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After snubbing poll, Thai opposition leader not qualified to be mediator
Publication Date : 30-04-2014
Thai opposition leader Abhisit Vejjajiva will not be able to achieve his ambition to reconcile the political rift and find a solution, as his Democrat Party, and he himself, are part of the problem, not the solution.
The on-going political crisis in this country would never have occurred if the Democrat Party and its ally, the People's Democratic Reform Committee (PDRC), had agreed to join the February 2 snap election.
Indeed the Democrats, as Abhisit said many times but never believed, had a chance to win the February 2 election because the Yingluck Shinawatra administration had so many problems. Even her core allies, the red-shirt group, had difficulties with the government over the amnesty bill.
The Democrats received a lot of support from the elite and the urban middle class as well as the mass media for their campaign against the government's rice-pledging scheme and many other populist policies.
It seems ridiculous enough that even those who benefited from the government's first-car policy, which reduced excise tax for first-car buyers, still support the opposition Democrats.
However Abhisit and his crew rejected such strong support and a golden opportunity, despite resistance from senior figures in the party. Abhisit tagged along with his former political twin Suthep Thaugsuban to go for a street battle, rather than an election.
With the campaign to disrupt the February 2 election and their call for a non-elected interim government, Abhisit, the Democrats and Suthep have become an anti-democracy movement. Unbelievable but true, the oldest political party in Thailand, named the Democrats, campaigned for something undemocratic. They acted as if they had already lost faith in the electoral system and democracy.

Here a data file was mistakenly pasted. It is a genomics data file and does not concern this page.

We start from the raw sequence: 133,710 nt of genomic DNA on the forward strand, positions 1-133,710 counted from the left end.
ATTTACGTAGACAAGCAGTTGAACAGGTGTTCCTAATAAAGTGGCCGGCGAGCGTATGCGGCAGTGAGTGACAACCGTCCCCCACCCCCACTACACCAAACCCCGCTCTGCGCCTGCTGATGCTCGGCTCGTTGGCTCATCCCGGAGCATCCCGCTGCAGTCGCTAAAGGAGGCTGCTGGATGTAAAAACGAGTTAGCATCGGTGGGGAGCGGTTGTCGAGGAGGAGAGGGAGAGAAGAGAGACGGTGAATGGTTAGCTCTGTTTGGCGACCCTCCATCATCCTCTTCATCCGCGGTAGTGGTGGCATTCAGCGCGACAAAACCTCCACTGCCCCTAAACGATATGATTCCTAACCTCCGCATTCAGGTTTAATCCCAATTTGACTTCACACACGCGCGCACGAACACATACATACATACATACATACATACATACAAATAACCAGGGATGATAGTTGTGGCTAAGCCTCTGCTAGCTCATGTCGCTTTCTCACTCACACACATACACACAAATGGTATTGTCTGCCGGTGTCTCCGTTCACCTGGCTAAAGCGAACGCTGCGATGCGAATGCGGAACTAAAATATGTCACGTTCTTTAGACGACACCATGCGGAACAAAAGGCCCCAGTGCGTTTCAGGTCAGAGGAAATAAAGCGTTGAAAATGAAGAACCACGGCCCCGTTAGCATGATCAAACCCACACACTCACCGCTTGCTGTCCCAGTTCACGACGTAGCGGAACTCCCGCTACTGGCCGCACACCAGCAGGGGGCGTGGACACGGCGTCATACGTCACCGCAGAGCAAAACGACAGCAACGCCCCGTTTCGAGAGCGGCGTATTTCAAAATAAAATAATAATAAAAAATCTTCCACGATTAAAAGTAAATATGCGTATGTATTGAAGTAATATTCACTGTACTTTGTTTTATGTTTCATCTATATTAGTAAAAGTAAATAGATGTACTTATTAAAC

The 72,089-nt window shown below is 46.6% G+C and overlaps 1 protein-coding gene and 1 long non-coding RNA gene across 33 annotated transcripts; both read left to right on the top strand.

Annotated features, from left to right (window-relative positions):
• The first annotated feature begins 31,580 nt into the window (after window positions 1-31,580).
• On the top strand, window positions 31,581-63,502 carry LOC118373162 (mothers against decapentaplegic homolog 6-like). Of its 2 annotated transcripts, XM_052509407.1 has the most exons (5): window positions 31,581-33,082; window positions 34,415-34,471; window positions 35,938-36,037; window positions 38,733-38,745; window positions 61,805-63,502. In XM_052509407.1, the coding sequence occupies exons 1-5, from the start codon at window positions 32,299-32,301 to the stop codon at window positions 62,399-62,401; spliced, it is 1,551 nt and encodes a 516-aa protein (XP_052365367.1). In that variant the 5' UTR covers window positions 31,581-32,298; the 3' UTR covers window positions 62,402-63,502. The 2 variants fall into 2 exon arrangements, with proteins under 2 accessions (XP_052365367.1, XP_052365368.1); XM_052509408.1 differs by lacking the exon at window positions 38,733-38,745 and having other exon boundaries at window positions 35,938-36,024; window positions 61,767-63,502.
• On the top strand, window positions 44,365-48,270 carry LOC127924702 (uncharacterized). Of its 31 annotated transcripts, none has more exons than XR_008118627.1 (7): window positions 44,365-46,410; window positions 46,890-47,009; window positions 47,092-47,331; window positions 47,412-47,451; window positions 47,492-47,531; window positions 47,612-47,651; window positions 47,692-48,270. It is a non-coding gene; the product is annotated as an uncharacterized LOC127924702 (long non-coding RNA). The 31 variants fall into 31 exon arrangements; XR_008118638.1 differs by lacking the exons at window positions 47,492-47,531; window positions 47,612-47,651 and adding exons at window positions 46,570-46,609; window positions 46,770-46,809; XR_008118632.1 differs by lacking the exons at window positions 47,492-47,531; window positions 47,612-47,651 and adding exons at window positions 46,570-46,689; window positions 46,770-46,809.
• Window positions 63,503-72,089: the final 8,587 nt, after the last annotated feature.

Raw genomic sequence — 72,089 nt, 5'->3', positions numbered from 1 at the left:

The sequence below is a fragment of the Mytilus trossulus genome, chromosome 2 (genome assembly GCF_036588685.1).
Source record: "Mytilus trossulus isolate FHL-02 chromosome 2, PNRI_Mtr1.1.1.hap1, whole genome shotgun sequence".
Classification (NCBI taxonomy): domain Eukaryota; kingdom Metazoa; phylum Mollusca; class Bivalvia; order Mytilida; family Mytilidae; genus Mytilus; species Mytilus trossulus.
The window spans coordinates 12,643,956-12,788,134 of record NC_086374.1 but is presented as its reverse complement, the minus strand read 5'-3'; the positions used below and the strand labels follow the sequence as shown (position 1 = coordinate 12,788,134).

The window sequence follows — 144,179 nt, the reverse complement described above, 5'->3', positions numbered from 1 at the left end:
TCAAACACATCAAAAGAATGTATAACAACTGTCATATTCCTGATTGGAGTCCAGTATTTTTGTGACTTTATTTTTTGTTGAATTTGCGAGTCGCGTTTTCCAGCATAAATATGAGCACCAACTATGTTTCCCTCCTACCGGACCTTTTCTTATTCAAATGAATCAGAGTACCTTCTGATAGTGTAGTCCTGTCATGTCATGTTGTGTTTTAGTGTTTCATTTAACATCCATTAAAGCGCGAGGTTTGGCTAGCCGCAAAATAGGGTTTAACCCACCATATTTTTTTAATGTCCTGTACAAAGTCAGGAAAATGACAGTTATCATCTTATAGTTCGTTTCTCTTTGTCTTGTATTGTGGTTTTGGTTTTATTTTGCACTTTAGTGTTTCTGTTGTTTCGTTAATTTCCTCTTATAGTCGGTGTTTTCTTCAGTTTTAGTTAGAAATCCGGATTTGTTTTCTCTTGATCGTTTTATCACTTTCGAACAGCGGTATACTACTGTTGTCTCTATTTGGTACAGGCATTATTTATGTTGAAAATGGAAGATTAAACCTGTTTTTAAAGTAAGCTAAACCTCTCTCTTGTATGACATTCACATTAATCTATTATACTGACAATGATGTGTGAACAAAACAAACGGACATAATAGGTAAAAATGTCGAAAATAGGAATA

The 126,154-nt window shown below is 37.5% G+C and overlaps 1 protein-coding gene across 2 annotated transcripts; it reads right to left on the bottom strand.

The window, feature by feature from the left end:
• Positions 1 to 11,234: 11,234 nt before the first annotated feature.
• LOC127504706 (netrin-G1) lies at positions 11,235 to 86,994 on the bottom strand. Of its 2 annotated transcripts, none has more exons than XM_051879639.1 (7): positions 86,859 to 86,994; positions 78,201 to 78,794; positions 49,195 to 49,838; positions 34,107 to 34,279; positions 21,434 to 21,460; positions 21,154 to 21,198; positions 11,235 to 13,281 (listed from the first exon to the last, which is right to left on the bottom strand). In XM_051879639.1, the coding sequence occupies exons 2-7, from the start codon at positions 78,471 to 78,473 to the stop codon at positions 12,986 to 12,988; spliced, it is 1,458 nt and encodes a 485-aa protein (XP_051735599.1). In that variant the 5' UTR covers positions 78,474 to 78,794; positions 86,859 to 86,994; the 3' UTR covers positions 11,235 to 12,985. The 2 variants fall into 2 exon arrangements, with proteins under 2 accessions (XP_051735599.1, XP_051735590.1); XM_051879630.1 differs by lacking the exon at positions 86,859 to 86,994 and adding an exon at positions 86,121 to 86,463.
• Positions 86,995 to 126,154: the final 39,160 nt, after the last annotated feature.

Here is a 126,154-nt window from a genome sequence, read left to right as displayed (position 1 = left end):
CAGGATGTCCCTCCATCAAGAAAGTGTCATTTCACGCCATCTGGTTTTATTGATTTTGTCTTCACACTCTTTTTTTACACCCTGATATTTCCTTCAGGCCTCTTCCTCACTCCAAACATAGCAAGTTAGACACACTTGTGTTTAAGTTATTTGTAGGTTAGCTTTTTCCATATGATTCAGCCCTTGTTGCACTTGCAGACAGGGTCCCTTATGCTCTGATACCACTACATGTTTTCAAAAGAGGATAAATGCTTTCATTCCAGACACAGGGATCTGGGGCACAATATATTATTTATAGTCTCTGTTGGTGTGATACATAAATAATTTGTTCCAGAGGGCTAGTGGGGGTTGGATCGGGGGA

They strongly criticised politicians for doing all the bad things in the Kingdom, as if they themselves were not politicians.
Sensible observers and analysts never believed that Suthep and Abhisit really understood what they called 'reform'. A half-year since they began street protests calling for reforms, none of them, even the intellectuals who took the stage at the rally against Yingluck's government, have yet determined what they want to reform. If reform was so necessary for Thailand, as they are currently saying, why didn't Abhisit and Suthep do anything while they were in power? Why do they call for reform when they have no power to achieve it? It's always true in Thai politics that politicians call for a change to the rules of the game whenever they are on the losing side. Reform for Abhisit and Suthep is a shortcut to power.
Abhisit is now calling all stakeholders to sit together with him to break away from the crisis and reform the country. He said he is not a mediator. In fact he did not need to say so, as he cannot be an honest mediator.
As if he had just arrived from Mars, Abhisit launched a campaign for reform and an election at the same time. Reform, if really necessary, badly required a people's mandate. But an Oxford-graduate should know such a mandate would come only from an election, not politicians' mouths.
If any politician in this country really has ideas to reform anything, they should present the ideas as a political platform or policies to voters. If the people are in agreement, they will vote and give the mandate to those persons to conduct the reform.
As they are politicians, the best way for Abhisit and his party now is to conduct soul-searching and to map out new strategic plans to present a good platform and policies in order to win the hearts and minds of voters across the entire nation. If they were good enough, or people believed they were better than all the others, they would get power to reform whatever they deemed necessary.